'Airbnb For Refugees' Sees Surge Of People Willing To Help

Germany is preparing to welcome 800,000 asylum-seekers this year.
<span>Syrian refugees queue outside outside the State Office of Health and Social Affairs in Berlin (LAGeSo) where hundreds o
Syrian refugees queue outside outside the State Office of Health and Social Affairs in Berlin (LAGeSo) where hundreds of migrants wait to receive help from the Berlin administration on August 25, 2015. 

A German website that’s been described as the “Airbnb for refugees” is being inundated with individuals wishing to open up their homes to people fleeing violence and terrorism.

Founded late last year, the Berlin-based Refugees Welcome website helps users who are willing to house a refugee find someone who is a good match to be their new roommate via a local refugee organization.

According to the Guardian, the website has been a huge success, prompting an Austrian spinoff and individuals in other countries -- including Greece, Portugal and the U.K. -- also want to create their own versions.

 So far, the site has over 800 German hosts and, according to its website, has placed 134 refugees in homes in Germany and Austria. 

The site’s founders are a young Berlin couple, 31-year-old graphic designer Jonas Kakoschke and 28-year-old teacher Mareike Geiling. The two explained to NPR they were frustrated with news that asylum-seekers coming to Germany were being housed in old schools and re-purposed shipping containers and wanted to come up with a better option.

"We don't like the idea of putting these people into one place where many, many people live,” Geiling told NPR.

Once a roommate match is made, the organization offers a few options to help hosts finance the rent they might otherwise be receiving for the space they are offering to their new roommate -- private micro-donations, crowdfunding or requesting state support for housing a refugee with approved residency.

Besides connecting the refugees with a safe home, the platform offers the added bonus of helping the refugees assimilate more quickly, Kakoschke explained to PRI.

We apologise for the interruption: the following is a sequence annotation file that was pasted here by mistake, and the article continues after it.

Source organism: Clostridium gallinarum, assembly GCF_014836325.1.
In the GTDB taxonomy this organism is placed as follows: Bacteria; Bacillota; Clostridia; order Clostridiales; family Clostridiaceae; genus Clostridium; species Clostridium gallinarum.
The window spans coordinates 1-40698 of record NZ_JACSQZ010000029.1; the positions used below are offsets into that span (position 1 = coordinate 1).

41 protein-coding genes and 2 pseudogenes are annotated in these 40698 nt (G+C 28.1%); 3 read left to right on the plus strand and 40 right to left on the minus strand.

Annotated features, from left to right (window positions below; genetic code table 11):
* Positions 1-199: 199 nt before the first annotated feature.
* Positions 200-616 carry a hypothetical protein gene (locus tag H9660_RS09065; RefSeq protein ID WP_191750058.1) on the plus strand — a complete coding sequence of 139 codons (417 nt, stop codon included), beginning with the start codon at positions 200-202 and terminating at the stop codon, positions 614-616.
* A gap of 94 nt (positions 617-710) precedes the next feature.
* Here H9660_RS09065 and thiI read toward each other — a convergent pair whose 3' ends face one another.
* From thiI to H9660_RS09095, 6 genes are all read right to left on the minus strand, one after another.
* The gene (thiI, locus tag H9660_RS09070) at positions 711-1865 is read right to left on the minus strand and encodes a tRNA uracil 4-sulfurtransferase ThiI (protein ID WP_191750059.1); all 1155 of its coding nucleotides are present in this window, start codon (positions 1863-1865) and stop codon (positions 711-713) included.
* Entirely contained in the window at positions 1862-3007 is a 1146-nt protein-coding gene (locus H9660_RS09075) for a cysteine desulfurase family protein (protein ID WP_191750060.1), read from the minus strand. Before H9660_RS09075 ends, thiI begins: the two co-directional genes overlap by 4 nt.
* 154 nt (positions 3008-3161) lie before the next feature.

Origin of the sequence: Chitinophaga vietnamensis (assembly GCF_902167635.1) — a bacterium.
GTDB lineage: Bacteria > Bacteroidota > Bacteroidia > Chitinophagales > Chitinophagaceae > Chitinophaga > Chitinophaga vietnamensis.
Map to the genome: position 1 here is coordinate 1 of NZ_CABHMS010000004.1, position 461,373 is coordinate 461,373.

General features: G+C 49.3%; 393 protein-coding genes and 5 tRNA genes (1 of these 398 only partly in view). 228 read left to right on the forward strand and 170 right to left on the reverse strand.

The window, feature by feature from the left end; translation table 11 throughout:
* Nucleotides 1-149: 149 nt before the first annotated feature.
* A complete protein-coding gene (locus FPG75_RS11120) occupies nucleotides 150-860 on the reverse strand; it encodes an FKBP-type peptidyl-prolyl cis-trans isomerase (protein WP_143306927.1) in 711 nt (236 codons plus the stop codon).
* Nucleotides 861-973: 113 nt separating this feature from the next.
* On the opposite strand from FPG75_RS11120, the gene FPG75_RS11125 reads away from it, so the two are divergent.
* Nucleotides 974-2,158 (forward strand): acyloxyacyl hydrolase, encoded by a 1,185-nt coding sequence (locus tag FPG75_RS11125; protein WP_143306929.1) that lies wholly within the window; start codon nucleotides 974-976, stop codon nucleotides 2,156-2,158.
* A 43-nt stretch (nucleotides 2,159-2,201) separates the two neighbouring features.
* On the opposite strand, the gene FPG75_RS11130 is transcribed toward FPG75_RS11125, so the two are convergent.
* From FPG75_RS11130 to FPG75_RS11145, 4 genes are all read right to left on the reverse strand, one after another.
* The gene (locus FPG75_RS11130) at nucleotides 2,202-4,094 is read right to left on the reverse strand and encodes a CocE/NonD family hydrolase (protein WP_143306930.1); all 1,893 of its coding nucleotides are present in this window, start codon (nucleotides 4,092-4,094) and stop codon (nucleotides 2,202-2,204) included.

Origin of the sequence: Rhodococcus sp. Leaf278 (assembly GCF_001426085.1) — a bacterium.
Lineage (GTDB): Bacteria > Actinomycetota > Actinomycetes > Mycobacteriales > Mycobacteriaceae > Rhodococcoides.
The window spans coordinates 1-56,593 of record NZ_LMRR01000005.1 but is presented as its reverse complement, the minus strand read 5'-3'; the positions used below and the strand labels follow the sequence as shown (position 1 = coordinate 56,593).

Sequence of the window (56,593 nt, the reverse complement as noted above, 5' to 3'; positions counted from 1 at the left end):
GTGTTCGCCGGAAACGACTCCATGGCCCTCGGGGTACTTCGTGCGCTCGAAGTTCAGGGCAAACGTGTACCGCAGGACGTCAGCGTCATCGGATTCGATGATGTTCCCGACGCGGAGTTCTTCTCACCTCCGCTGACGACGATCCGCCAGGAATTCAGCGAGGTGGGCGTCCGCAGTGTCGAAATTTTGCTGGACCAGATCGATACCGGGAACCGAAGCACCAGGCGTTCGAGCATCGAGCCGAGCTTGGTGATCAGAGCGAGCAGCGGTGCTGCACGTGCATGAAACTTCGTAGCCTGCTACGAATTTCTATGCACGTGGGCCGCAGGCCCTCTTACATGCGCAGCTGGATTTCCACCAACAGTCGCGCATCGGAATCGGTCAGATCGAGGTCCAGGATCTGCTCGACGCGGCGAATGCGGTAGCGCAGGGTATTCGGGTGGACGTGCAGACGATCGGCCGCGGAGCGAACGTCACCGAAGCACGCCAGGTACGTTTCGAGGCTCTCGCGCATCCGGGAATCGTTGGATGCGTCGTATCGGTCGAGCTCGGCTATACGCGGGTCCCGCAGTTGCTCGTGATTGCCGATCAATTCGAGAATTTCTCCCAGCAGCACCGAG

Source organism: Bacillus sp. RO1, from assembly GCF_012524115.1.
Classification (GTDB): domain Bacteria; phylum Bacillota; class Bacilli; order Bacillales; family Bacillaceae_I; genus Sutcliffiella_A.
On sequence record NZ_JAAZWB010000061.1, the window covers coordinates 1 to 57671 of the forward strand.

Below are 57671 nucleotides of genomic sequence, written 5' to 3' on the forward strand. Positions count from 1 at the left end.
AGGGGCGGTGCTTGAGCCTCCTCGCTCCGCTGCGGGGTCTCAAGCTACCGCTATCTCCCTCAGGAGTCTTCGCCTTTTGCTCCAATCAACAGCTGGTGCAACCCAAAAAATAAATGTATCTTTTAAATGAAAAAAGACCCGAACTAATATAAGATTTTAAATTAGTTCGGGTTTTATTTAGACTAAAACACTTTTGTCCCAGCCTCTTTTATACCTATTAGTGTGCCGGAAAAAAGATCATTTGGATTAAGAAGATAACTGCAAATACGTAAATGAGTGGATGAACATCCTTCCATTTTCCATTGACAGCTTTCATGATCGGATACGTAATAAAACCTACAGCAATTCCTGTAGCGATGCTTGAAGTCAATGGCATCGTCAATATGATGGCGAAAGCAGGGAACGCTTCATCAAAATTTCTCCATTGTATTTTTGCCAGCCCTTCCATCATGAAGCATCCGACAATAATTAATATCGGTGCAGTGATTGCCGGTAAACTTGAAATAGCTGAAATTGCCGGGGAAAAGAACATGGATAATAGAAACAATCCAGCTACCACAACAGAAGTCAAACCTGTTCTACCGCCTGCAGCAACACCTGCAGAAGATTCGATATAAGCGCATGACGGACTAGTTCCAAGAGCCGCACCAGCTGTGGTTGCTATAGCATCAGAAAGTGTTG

"We think it brings the big benefit to refugees that it's really easier and faster to learn German, to feel as a part of our society here," Kakoschke said.

The hosts benefit, too, as they get to know someone from a different background than themselves. One of them, Katie Griggs, told CNN the experience of welcoming a pregnant woman from Nigeria into her two-flat temporarily was “brilliant” as she learned about Nigerian food, music and culture. 

The number of refugees living in Germany has never been higher with an estimated 800,000 migrants expected to arrive in the country this year, according to Reuters. That’s four times the number that came last year. 

Many Germans appear on board with welcoming the asylum-seekers.

Fans of the nation’s soccer team have expressed support and Munich police were so “overwhelmed” by locals’ donations of food and other supplies for new arrivals from Hungary that they have asked for the donations to stop. Some German colleges are allowing refugees to attend classes for free, while a group of young entrepreneurs in Dresden created an app to help them become acclimated to their new surroundings.

Residents of Iceland are also welcoming refugees -- many of whom are fleeing war-torn Syria -- with open arms, even if their government has been slow to follow suit.




Also on HuffPost:

Migrants And Refugees At Hungary's Border